Property Identification Codes (PIC)

Traceability systems provide confidence to consumers in domestic and overseas markets that the products they buy are of good quality.

The purpose of property identification is for tracing and controlling disease and residue problems that may be detected, and for locating properties, and contacting owners and industry representatives.

Property Identification Codes (PICs) are also used for emergency relief and recovery activities within an impacted zone.

What is a Property Identification Code?

A Property Identification Code (PIC) is the eight character alphanumeric code allocated by the department (or the equivalent authority in other states and territories) to a property used for agricultural purposes.

Victorian PICs begin with the numeral 3, followed by four letters and three more numerals, for example, 3ABCD123. The first two letters identify the municipality of the property.

A single PIC can be allocated to a property consisting of more than one block of land, provided the blocks are part of the one enterprise and are within the same locality or in adjacent localities.

Property Identification Codes, or PICs, are an important element of livestock traceability.

PICs identify the properties on which livestock graze and certain plants grow.

They provide vital information about the whereabouts of animals and enable the Victorian Government to contact and support owners during disease outbreaks and emergencies.

You are required by law to have a PIC if you have the following in Victoria:

  • one or more pigs, sheep, goats, alpacas, llamas, deer, horses, camel or cattle
  • more than 50 poultry, 10 emus or ostriches
  • 0.5 hectares or more of grapevines
  • 20 or more chestnut trees.

To apply for a PIC, open an internet browser and type pic.agriculture.gov.au into your address bar, then type enter.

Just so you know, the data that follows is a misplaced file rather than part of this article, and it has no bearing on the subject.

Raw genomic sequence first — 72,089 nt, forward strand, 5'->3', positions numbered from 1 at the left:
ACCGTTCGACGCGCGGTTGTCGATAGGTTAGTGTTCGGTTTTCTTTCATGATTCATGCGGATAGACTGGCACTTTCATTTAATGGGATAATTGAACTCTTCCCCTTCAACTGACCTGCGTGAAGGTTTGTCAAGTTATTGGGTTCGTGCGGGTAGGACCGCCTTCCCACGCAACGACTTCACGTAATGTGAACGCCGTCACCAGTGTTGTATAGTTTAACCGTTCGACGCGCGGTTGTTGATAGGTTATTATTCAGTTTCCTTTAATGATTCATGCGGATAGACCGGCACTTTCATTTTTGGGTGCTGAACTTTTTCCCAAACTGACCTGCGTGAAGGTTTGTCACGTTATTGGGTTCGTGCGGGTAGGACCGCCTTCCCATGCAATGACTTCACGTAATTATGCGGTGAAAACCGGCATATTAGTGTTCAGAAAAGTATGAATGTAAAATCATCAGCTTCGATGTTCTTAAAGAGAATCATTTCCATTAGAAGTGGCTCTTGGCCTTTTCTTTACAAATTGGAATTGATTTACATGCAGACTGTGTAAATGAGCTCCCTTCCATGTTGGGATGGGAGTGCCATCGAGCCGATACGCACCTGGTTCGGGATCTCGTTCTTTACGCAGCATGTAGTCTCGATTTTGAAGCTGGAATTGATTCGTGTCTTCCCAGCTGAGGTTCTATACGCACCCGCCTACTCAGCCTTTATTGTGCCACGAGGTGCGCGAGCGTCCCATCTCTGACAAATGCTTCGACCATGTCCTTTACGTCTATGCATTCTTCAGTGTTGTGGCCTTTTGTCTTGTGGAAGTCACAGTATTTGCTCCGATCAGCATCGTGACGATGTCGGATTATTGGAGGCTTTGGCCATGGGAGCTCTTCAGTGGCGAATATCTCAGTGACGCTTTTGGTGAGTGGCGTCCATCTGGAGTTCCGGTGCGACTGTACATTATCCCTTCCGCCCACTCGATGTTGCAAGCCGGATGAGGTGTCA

Select ‘apply for a new PIC’, then click continue.

Enter your contact details.

Be sure to include the area code of any landline phone numbers.

Supplying an email address along with multiple phone numbers will give us the best opportunity to make contact during an emergency.

If the livestock or crop on this PIC is co-owned by another person or business their details can be added as a joint owner.

If you are sharing land but each person has their own livestock or crop, apply for separate PICs.

To add a joint owner, click here, and enter their details.

The farm manager is the person who can be contacted regarding the day-to-day operations of the land registered to your PIC.

If that person is someone other than yourself, add their contact details here.

Please note, you can only nominate one farm manager.

The property owner is the person who can be contacted regarding the ownership of the land registered to your PIC.

If that person is someone other than yourself enter the property owner details.

When you've completed the contact details section click the green continue button.

The system will alert you if you entered an invalid phone number or email address. If you get an alert, review the information and resolve any issues, then click continue.

Now, you need to map your property.

You can enter multiple properties or parcels of land to the same PIC provided they are in the same or neighbouring Local Government Area.

If you have livestock or crop in other non-adjoining localities you will need to apply for multiple PICs.

This is a very important step and should be completed with care.

To map your property, search for the area on the map and click the land to add it to your addresses.

If you cannot find your property, please call the helpline for assistance.

When a property is mapped it will be highlighted in blue and appear in a list on the right-hand side of your screen under ‘addresses’.

If you select the wrong property, click it on the map again to remove it or click the cross next to the property in your addresses list.

You may want to enter a smaller parcel of land than the system automatically selects.

To do this, click ‘further instructions’ and tick the box that says ‘let me select parcels of land’.

Now, choose the parcel of land where you are going to keep livestock or grow crops.

Your primary property is the main property where you keep your livestock or grow your crop.

To change your primary property, click on the appropriate listing.

When all of your properties or parcels have been added, click the green continue button.

Finally, enter the livestock and crop you have on your property.

If you do not have any livestock at present but intend to in the future please tick ‘yes’ and enter what you propose to have on your property.